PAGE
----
The Indian Wire » Environment » While India loses its coastline by more than a third, is there any other face of changing India’s coasts due to climate change

While India loses its coastline by more than a third, is there any other face of changing India’s coasts due to climate change

It is nothing new that with climate change working its way out on Earth, different entities on Earth are behaving differently.

For instance, we know that land productivity is bound to decline but, in that process, several crops are even reflecting better yields than before.

But one entity that is totally mind boggling, are our world Oceans.

According to a recent report released by the National Centre for Coastal Research (NCCR) under the Union Ministry of Earth Sciences, the world waters have changed in vast ways.

Between 1990 and 2018 approximately 32% of India’s coastline is undergoing sea erosion but it is equally enticing that 27% could experience expansion. This is not totally unimaginable situation as the global temperatures outrun modesty.

This nation-wide shoreline change assessment, undertaken using 28 years of satellite data for nine coastal states and two Union territories (UTs), intended to provide information for an efficient coastal management strategy.

Findings: Erosion v/s expansion

In this period, nearly 60% of the coastal borders experienced erosion alone

in West Bengal, to be followed closely by 56% in Puducherry.

Out of country’s total coastline, about 2,135.65 kilometers of it was subjected to varying degrees of erosion.

A staggering 98 coastal pockets in the country have faced sea erosion during the period. Tamil Nadu possess 26 coastal areas which are vulnerable to sea erosion, followed by West Bengal (16).

Similarly, with expansion finding relevance to certain coastal spaces, whopping around 1,760.06 km expansion in many Indian states, Odisha registered highest expansion, by 51% to be followed by 48% by Andhra Pradesh.

Length of Coastline along the Indian mainland is about 6100 kms which becomes 7517 kms if coastlines of Andaman and Nicobar Islands in addition to the Bay of Bengal and Lakshadweep Islands are summed up.

Out of this, only 2,700 km is found to be stable (more in west coast).


It has also been observed from the report that the east coast suffers more erosion as compared to its western counterpart, due to frequent cyclonic activities budding from Bay of Bengal in the past three decades.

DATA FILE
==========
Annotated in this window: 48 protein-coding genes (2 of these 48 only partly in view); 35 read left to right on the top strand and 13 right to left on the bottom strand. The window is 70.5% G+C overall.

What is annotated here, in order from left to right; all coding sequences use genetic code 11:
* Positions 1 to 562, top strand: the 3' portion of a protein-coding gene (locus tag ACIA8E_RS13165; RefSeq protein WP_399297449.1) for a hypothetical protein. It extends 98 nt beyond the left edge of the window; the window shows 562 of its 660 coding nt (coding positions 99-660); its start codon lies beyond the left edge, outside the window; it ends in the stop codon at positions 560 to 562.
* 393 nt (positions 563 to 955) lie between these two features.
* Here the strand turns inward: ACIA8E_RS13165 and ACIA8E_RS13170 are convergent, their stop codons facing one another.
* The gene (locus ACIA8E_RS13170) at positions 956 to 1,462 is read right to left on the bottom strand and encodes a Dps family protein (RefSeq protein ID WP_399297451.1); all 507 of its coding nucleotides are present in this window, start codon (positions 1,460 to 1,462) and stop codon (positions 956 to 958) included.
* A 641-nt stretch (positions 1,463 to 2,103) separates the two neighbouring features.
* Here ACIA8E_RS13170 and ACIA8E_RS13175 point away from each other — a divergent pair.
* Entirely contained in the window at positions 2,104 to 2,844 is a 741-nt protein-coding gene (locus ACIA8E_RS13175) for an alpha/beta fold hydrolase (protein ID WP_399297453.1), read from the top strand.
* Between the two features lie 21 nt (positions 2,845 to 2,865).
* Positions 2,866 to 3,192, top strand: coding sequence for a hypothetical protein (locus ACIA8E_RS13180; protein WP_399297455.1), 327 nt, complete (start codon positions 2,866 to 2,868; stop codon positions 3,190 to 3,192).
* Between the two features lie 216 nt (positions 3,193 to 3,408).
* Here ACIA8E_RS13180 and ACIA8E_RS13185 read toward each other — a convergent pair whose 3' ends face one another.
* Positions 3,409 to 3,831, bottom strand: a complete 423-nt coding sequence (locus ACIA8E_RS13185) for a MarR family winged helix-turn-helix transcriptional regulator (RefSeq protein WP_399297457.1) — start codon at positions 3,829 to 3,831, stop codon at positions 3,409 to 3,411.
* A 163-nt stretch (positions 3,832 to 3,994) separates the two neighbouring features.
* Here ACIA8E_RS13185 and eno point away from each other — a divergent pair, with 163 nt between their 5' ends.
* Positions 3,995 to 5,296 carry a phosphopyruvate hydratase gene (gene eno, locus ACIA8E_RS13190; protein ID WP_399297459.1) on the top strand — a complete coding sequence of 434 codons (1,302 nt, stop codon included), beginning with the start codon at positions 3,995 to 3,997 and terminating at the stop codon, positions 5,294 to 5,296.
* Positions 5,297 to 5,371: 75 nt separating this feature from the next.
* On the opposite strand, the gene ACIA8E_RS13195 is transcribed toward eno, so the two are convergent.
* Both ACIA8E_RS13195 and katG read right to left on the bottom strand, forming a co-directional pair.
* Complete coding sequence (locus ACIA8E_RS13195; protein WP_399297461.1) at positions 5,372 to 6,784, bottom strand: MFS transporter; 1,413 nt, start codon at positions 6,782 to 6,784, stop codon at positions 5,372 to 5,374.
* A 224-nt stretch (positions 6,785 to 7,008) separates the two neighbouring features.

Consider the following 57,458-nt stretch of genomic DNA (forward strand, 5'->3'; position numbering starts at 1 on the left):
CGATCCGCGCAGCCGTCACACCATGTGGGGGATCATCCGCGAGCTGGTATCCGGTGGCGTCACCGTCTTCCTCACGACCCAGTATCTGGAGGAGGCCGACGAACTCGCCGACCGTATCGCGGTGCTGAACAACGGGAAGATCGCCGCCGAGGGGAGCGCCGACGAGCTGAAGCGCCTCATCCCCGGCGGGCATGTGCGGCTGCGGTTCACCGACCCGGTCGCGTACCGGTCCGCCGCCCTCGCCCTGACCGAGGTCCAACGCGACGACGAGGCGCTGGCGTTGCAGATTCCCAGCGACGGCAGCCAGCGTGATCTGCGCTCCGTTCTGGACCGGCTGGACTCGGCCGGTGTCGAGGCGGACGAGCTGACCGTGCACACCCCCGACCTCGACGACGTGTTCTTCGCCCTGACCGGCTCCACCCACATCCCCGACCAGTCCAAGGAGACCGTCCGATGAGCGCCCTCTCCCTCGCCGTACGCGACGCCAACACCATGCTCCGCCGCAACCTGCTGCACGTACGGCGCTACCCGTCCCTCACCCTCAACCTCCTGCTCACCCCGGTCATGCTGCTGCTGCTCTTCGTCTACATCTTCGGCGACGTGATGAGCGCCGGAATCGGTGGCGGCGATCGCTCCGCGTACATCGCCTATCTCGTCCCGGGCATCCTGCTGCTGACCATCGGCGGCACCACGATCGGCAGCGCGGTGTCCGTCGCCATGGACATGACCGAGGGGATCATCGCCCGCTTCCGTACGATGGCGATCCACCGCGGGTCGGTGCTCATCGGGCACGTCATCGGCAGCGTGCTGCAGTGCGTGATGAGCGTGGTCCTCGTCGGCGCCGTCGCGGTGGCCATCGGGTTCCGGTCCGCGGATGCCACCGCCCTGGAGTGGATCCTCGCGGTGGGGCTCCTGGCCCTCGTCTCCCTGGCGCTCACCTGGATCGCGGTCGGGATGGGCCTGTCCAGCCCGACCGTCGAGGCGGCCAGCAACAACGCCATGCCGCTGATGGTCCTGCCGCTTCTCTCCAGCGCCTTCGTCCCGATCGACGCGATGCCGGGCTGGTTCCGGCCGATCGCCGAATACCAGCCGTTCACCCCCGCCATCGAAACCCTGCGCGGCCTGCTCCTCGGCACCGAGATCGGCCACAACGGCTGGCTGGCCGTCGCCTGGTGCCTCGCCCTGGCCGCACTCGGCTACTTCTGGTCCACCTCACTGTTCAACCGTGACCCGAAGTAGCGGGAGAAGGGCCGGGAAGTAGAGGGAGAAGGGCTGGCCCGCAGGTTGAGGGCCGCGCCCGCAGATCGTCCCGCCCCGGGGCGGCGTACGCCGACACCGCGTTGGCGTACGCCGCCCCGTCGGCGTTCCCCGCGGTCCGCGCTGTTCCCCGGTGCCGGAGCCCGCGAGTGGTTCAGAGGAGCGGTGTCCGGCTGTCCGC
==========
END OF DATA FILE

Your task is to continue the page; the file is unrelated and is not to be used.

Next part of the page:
Erosion and Coastal transgression: a truth without wisdom

While transgression is landward movement of coastline caused by Sea level rise or changed geology around, soil erosion is the loss of coastal balance through sediment loss and dynamic action (wave, current, wind).

While the coastal erosion has been a natural process that consistently reshapes our shorelines through ocean currents, tides, wind and wave action.

But, the recent urbanization and development of coastlines through activities such as dredging, regulating sediment supply from rivers, or destruction of marshes, and coastal sand dunes can intervene and interrupt in coast survival processes and exacerbate erosion.

Other reasons may include faulty farming systems, overgrazing and overcultivation, dam construction or mining.

Humans know a little about hydrodynamics of the coasts and demand an extensive research understanding the sediment dynamics for vulnerable areas to be ascertained.

Is Coastal monitoring prevalent in India?

NCCR has for long provided the best possible technological services for sustainable management of Indian coastal areas. They endure to improve our capabilities related to coastal water quality, dynamic processes, shoreline management, prediction of coastal hazards- vulnerability and ecosystems through holistic research.

Monitoring is done using remote sensing, field and mathematical modelling based GIS tools. The baseline data provided includes:

  • Estimation of coastal land loss or gain annually
  • Shoreline changes are annually assessed in 1:25000 scales, especially for hotspot areas using fine resolution data

Allied studies on shoreline changes and their inherent impact are even undertaken by The National Centre for Sustainable Coastal Management under the Union Ministry of Environment, Forests and Climate Change and the Central Water Commission under the Union Ministry of Jal Shakti.

There is urgent need for planning and execution of anti-sea erosion measures but these are to be taken by the concerned maritime states and UTs while the Union government renders a technical, advisory and catalytic assistance.

A greater integration is needed for better governance and public service. Coastal communities by far suffer the most due to changes in marine ecosystem.

Sustainable livelihoods and alternative means of trade and commerce shall be provided to the vulnerable kinds as they continue to suffer socio-economic as well as ecological inequality.

About the author

Alaina Ali Beg

I am a lover of all arts and therefore can dream myself in all places where the World takes me. I am an avid animal lover and firmly believes that Nature is the true sorcerer.

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